The lesson in priesthood that day was on not being offended. It was focused on how sometimes because testimonies aren’t strong, even a simple offense causes people to leave the Church. We discussed how we can avoid being so affected by having a strong testimony rooted in the Gospel and not in the actions of others.

As I sat there, a verse of scripture came to mind and the Spirit washed over me. The scripture was Matthew 7:1-5:
 1 Judge not, that ye be not judged.
 2 For with what judgment ye judge, ye shall be judged: and with what measure ye mete, it shall be measured to you again.
 3 And why beholdest thou the mote that is in thy brother’s eye, but considerest not the beam that is in thine own eye?
 4 Or how wilt thou say to thy brother, Let me pull out the mote out of thine eye; and, behold, a beam is in thine own eye?
 5 Thou hypocrite, first cast out the beam out of thine own eye; and then shalt thou see clearly to cast out the mote out of thy brother’s eye.

Suddenly, I felt a great shame and bitterness of spirit. The Spirit showed my mind how my thoughts that day had been a betrayal of Christ and what it is supposed to mean to be his disciple. I felt a small part of what Peter must have felt and it was heart-breaking. Of all at Church that day, I had made the greatest offense and been the most offended.

What I realized was that while I was supposed to be the strong one in the Church, here I had been sitting in my seat being offended by others who were not living up to my standards.I was denying those people love and understanding and compassion because they didn’t say or act like I thought a true and strong disciple would act. It was so wrong of me and I felt ashamed.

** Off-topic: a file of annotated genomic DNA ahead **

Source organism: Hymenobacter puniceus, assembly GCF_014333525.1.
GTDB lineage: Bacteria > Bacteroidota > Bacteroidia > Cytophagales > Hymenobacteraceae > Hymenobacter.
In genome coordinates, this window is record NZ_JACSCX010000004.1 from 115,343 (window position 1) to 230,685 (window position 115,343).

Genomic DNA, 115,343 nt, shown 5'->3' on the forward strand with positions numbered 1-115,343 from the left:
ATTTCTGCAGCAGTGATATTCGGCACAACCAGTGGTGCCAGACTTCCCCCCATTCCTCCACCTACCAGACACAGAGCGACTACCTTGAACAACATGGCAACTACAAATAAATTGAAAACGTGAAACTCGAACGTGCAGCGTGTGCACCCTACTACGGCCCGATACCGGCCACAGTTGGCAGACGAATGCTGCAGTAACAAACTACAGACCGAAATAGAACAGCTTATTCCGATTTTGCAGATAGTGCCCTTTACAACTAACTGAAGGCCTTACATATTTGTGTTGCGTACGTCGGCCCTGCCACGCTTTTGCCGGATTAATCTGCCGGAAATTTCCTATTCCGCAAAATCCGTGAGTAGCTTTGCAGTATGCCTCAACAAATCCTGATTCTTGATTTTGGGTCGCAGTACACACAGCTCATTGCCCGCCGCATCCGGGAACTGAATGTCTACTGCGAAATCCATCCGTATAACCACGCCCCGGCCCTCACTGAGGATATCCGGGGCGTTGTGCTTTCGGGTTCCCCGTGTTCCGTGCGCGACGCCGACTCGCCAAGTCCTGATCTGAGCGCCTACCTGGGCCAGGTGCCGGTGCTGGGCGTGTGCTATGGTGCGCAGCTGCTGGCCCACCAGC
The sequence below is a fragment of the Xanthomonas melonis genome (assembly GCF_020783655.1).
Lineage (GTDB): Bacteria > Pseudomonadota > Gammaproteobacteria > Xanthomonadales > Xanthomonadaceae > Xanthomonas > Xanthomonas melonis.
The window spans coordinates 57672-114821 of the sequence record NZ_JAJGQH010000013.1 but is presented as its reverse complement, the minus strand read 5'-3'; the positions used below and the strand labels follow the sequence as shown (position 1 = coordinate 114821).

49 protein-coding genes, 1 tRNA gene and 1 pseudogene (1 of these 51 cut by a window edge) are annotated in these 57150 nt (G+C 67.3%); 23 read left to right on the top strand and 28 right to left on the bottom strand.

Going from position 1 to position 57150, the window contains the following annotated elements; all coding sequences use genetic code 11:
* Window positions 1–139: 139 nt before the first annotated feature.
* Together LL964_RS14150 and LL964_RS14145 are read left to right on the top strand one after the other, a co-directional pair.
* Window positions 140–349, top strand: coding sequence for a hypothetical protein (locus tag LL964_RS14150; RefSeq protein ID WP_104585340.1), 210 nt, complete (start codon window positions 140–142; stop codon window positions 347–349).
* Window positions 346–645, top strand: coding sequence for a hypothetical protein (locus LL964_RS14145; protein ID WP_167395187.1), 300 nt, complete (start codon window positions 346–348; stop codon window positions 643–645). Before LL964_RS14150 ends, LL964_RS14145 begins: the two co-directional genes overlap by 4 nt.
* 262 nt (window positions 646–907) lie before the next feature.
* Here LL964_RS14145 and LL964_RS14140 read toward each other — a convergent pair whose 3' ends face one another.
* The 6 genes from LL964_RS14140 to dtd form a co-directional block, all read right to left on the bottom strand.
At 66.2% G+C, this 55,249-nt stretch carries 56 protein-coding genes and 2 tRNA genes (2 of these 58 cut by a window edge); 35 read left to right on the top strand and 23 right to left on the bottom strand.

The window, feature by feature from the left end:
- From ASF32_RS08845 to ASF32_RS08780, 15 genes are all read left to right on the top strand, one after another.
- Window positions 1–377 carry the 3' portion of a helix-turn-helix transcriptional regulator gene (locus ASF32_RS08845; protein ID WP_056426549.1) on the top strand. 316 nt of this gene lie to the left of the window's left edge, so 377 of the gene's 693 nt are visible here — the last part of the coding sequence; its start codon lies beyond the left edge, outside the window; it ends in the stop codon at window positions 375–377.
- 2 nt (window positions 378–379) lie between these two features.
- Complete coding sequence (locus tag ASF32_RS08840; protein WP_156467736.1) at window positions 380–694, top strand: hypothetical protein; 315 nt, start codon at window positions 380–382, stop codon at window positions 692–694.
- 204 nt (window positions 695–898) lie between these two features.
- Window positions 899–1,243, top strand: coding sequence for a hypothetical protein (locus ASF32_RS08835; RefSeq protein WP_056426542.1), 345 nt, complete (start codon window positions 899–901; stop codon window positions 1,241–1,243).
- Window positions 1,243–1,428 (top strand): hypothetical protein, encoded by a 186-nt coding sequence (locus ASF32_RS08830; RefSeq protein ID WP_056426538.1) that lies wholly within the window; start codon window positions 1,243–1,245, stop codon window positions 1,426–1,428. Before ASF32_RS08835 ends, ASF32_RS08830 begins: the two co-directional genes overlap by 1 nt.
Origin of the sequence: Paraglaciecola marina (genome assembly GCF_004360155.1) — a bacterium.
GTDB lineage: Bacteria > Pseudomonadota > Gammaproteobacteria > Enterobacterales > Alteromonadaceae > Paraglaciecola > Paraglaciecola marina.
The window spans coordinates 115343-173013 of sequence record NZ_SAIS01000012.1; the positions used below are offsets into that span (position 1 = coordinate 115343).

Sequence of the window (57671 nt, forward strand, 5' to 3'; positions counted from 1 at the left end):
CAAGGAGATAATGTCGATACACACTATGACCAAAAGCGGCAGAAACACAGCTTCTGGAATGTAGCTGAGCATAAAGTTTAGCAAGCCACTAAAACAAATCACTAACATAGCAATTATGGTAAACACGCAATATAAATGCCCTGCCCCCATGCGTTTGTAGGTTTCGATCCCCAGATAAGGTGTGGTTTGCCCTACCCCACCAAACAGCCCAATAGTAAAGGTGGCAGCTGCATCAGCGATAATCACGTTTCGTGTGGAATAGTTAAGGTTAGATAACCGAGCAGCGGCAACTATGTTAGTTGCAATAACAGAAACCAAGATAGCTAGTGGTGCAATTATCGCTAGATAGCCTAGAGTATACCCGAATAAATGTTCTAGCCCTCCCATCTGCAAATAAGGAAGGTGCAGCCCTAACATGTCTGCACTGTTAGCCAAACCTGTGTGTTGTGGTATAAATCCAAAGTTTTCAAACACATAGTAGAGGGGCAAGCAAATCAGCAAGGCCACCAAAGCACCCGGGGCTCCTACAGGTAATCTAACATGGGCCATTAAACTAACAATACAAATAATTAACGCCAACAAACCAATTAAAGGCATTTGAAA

Ever since that day, when I sit in meetings and listen to others, I have tried hard to try and find the love Christ would have for them and see and hear them as He would. It is hard at times, but that experience many years ago now, comes quickly back to me. That bitterness and shame I felt pricks at my heart and reminds me not to find offense. It softens my spirit and I will ever be grateful for that.

We are a Church and a world of imperfect people. I should celebrate each Sunday with each person who shows up, no matter what. That they keep coming and trying should be enough. And when they act contrary to what I find appropriate and right, I stop and remember Christ. 

If I deny my brothers and sisters at Church, the love Christ would give them, then I am indeed denying him – because I am what Christ has to work with. He needs me to be his arms and eyes and ears. He needs me to hear and see his children as He does. He needs me to be His mercy extended and his love given.

I am grateful for this hard lesson and the blessing it has been in my life. It has made my Sundays and life much better. When I find myself criticizing, I close my eyes, say a prayer of repentance, and ask God to give me His eyes until I can find a way to pull the mote out of mine.